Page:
DataSharing Relationships in the Web
Adriana Iamnitchi
Computer Science Department University of Chicago
Chicago, IL 60637,
anda@cs.uchicago.edu
Matei Ripeanu
Computer Science Department
University of Chicago
Chicago, IL 60637.
matei@cs.uchicago.edu
Ian Foster
Mathematics and Computer Science
Argonne National Laboratory
Argonne, IL 60439,
foster@mcs.anl.gov
ABSTRACT
We propose a novel structure, the datasharing graph, for characterizing sharing patterns in largescale data distribution systems. We analyze this structure in two such systems and uncover smallworld patterns for datasharing relationships. Using the datasharing graph for system characterization has potential both for basic science, because we can identify new structures emerging in real, dynamic networks; and for system design, because we can exploit these structures when designing data location and delivery mechanisms. We conjecture that similar patterns arise in other largescale systems and that these patterns can be exploited for mechanism design.
Keywords:
Small world, data sharing graph, data distribution system.
1. INTRODUCTION
Studies show that the graph in which nodes are Web pages and edges are the associated hyperlinks has smallworld properties [1, 2]. However, this static property is wired in the Web structure and does not reflect usage patterns. Usage patterns are captured by the aggregate file popularity distribution which has been shown to follow a Zipf law for the Web [3]. However, this latter metric does not capture the mapping between users and the subset of files in which each of them is interested: the overall popularity of an individual file appears as an aggregate over all users in the system. We study the relationships that form among users based on the data subsets in which they are interested. We capture and quantify these relationships by modeling the system as a datasharing graph. To this end, we propose a new measure that captures common user interests in data and justify its utility with studies on two datadistribution systems: the Web and a highenergy physics collaboration. Our main finding is that smallworld patterns form in the datasharing graph. We conjecture that similar patterns occur in other systems and that these patterns can be exploited to build efficient, decentralized datalocation and datadelivery mechanisms.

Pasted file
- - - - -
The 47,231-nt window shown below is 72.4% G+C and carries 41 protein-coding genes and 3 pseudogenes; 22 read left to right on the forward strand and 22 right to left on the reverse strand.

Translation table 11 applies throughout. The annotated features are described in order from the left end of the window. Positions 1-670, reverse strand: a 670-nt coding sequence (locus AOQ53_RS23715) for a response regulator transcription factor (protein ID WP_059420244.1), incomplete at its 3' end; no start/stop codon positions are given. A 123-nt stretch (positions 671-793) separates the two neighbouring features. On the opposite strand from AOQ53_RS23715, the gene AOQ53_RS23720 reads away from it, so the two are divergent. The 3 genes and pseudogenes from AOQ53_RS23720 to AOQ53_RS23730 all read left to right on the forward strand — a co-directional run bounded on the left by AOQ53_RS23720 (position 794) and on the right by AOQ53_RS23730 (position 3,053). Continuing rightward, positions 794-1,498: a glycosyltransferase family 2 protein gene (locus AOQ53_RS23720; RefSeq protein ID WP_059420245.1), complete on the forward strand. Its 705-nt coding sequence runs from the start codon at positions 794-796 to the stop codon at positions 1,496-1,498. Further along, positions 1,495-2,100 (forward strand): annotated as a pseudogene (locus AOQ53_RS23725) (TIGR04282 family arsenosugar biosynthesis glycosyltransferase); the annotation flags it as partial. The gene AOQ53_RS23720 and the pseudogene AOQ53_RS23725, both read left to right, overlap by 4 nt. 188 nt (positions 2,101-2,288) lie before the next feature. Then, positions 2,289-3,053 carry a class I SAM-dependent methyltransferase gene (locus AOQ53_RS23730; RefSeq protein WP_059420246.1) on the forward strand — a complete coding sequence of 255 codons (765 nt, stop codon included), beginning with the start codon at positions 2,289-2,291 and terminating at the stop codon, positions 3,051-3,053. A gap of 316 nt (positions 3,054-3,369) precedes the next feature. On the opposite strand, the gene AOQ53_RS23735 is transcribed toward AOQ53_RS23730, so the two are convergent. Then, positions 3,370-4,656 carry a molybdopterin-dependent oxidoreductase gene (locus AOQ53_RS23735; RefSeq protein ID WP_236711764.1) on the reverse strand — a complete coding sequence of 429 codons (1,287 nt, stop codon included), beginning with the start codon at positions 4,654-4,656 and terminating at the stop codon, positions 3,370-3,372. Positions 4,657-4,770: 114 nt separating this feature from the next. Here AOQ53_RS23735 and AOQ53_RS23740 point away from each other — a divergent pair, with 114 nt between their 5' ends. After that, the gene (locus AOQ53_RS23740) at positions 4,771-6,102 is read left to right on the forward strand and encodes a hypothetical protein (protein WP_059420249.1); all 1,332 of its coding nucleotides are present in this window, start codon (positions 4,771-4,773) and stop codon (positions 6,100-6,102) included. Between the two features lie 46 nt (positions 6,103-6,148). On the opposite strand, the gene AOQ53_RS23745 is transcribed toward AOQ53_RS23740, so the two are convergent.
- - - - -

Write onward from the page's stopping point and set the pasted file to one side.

2. THE DATASHARING GRAPH
We define the datasharing graph of a system as a graph whose nodes are the data consumers in that system, such as users or their machines IP addresses. Edges connect pairs of nodes whose activity satisfies a similarity criterion, C: for example, they connect nodes that access at least m common files during a time interval T. We shall later refine this definition on two concrete examples: the Web and a physics collaboration. We use these datasharing graphs to identify datasharing patterns and to evaluate how they vary with C and T.
2.1 The Web Data Sharing Graph
For the study of Web traces, we consider a node as an IP address. An edge connects two nodes that fetched at least p same pages or accessed at least s common servers during a T seconds interval. We vary m from 1 to 500, s from 1 to 10, and T from 2 minutes to 4 hours. We use the Boeing proxy traces [4] as a representative sample for the data access pattern in the Web. These traces represent a fiveday record of all HTTP requests (more than 20M requests per day) from a large organization (Boeing) to the Web.
2.2 D0 Data Sharing Graph
The D0 Experiment [5] is a collaboration consisting of thousands of physicists at more than 70 institutions in 18 countries. These physicists mine a PetaByte (c.2003) of measured and simulated data. A typical job analyzes and produces new data files. We analyzed logs for the first six months of 2002, amounting to about 23,000 job runs submitted by more than 300 users and involving more than 2.5 millions requests for about 200,000 distinct files. A node in the D0 datasharing graph is a D0 user. An edge connects two users if they accessed at least one common file during a Tday interval. We vary T from one day to a month.
2.3 Data Sharing Graph Characteristics